66. (Mr Spellar) No, it does not. It means that there is full exchange of information so that we are fully aware of the developments that are taking place on the asylum and migration side of government, but that the lead, obviously and rightly, is taken by the Home Office.

  67. Who do you think is responsible for impeding the free flow of trade and goods through the Channel Tunnel because of this problem?
  68. (Mr Spellar) The problem is quite simply the organised criminal gangs who are bringing large numbers of clandestine migrants in who are seeking to enter the United Kingdom as illegal migrants and who are then looking at whichever part of the system at any time looks most suitable for getting into the United Kingdom. Previously, that had been the road haulage sector. As we clamped down on that, rail became more attractive. As Eurostar put very effective barriers round their terminal, the freight terminal became more attractive. The prime responsibility lies with the organised criminals who are bringing large numbers of desperate people to northern France in order to get access to the UK.

  69. What responsibility would you say the French government and your Department and indeed the British government have in trying to deal with this problem?
  70. (Mr Spellar) The next stage self-evidently was to provide protection at the freight terminal at Fréthun. It would have been preferable had those physical restrictions been put in earlier, as we had been promised that they would be. However, it is fair to say that now construction is moving on apace in order to provide that protection, but that does need to be backed up with a very strong, effective police presence as well.

  71. What could the French authorities do better?
  72. (Mr Spellar) The French authorities could have built the sort of physical protection before that they are building now. They could have put in a more sustained police presence, because it has not just been the level of police presence but also the variability.


  73. Variability of numbers, quality or status?
  74. (Mr Spellar) Variability of numbers in particular. While it was understandable during the French presidential election that there was some diversion of police forces, that did have an unfavourable effect on the situation at the freight depot.

    Chris Grayling

  75. Minister, can I ask you about the cost of the slots in the Channel Tunnel itself while this hiatus is taking place? I assume that there are long term contractual arrangements in place for the picking of slots within the Channel Tunnel. As far as you are aware, who is paying the bill for that at the moment?
  76. (Mr Spellar) It is a slightly different position, is it not, in that there is already a payment to Eurotunnel. I have forgotten when that agreement expires.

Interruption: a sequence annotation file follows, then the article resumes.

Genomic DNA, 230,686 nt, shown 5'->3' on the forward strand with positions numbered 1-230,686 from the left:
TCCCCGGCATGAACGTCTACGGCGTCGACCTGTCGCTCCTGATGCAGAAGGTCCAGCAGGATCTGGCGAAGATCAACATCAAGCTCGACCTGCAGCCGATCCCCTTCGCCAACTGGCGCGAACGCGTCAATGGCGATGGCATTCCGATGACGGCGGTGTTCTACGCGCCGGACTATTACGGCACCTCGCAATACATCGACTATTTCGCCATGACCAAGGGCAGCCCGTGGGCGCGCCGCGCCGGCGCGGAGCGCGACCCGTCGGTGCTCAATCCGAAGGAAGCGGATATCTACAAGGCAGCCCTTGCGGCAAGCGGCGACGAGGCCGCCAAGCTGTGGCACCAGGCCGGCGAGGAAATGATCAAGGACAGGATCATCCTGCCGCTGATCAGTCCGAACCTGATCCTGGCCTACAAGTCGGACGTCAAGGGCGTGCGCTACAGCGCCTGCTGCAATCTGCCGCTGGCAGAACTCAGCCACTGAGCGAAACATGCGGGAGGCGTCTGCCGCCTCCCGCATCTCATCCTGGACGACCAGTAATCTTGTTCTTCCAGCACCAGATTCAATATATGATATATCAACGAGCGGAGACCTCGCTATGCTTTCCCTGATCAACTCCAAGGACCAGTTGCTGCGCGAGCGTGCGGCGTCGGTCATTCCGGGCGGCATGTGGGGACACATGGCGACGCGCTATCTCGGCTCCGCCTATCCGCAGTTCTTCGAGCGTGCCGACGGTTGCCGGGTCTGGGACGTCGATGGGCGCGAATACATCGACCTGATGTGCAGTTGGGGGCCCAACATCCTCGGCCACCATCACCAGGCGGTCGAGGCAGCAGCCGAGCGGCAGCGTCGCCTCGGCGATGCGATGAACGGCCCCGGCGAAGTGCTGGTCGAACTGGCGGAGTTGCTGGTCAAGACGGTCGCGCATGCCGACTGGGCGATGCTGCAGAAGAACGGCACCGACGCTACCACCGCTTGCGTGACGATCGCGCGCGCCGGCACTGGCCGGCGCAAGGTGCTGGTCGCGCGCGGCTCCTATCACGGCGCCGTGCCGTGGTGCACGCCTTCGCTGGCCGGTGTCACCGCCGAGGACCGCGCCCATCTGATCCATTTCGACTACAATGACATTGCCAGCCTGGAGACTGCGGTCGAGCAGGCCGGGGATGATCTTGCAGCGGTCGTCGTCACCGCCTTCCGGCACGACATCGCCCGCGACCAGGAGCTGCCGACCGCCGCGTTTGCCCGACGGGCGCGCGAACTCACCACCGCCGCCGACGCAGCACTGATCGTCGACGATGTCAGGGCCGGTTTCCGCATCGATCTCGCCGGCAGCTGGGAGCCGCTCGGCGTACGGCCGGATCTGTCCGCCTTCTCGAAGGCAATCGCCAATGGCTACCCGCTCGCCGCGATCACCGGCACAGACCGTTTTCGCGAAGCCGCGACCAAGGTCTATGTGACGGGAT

(Mr Thomas) The current arrangement, which was a commercial arrangement entered into by British Railways Board and SNCF, was part of the finance for the construction of the Tunnel. It was that British Railways Board and SNCF would pay minimum usage charges for the first so many years of opening. As part of the deal for the sale of what was BR's international rail freight section to EWS, the SRA agreed to continue paying their share of the rail freight charge. When the BR international rail freight business was sold to EWS, part of the sale deal was that British Railways Board would continue to pay the Channel access charge, this minimum usage charge, until April 2005, I think, but I stand to be corrected on that date. Should the amount of rail freight exceed that minimum amount by that time, EWS would have to start paying the addition, but I do not think there is any expectation on anybody's part that it will.

  77. At the moment, the tax payer is paying Eurotunnel for slots that are not being used by freight trains?
  78. (Mr Spellar) No. At the moment they are paying a minimum usage charge and therefore if those slots, for whatever reason, are not being used they are still being paid for. They would be, whether those are being used by trains or not.

  79. Nonetheless it is the case that there are empty slots being paid for by the tax payer which cannot be used because of the hiatus.
  80. (Mr Spellar) That is a slightly different issue to the impact that this is having on the freight business.

  81. What assessment have you made of the current problems on the growth patterns in freight and rail set out in the ten year plan? Is that going to retard progress?
  82. (Mr Spellar) Not a great deal because in terms of volume the international rail freight business is a small though important part of the freight business. It is however very important as part of the Europe-wide policy of ourselves and other members of the Community in order to shift freight from road to rail. We do not under-estimate the significance and the importance therefore of getting the system back and running, but in terms of the volumes that we are looking at carrying this is a small part of that.

  83. Are you confident that, when this is over, if it ends in the near future, the freight transfer from rail to road which has taken place can be reversed?
  84. (Mr Spellar) That can be the cause but I would not anticipate that that could happen too quickly because a number of companies where they have had to shift back to road will of course have had to sign contracts for a period of time in order to make that worthwhile for road hauliers. Again, I do not under-estimate the importance of the difficulties that have been created.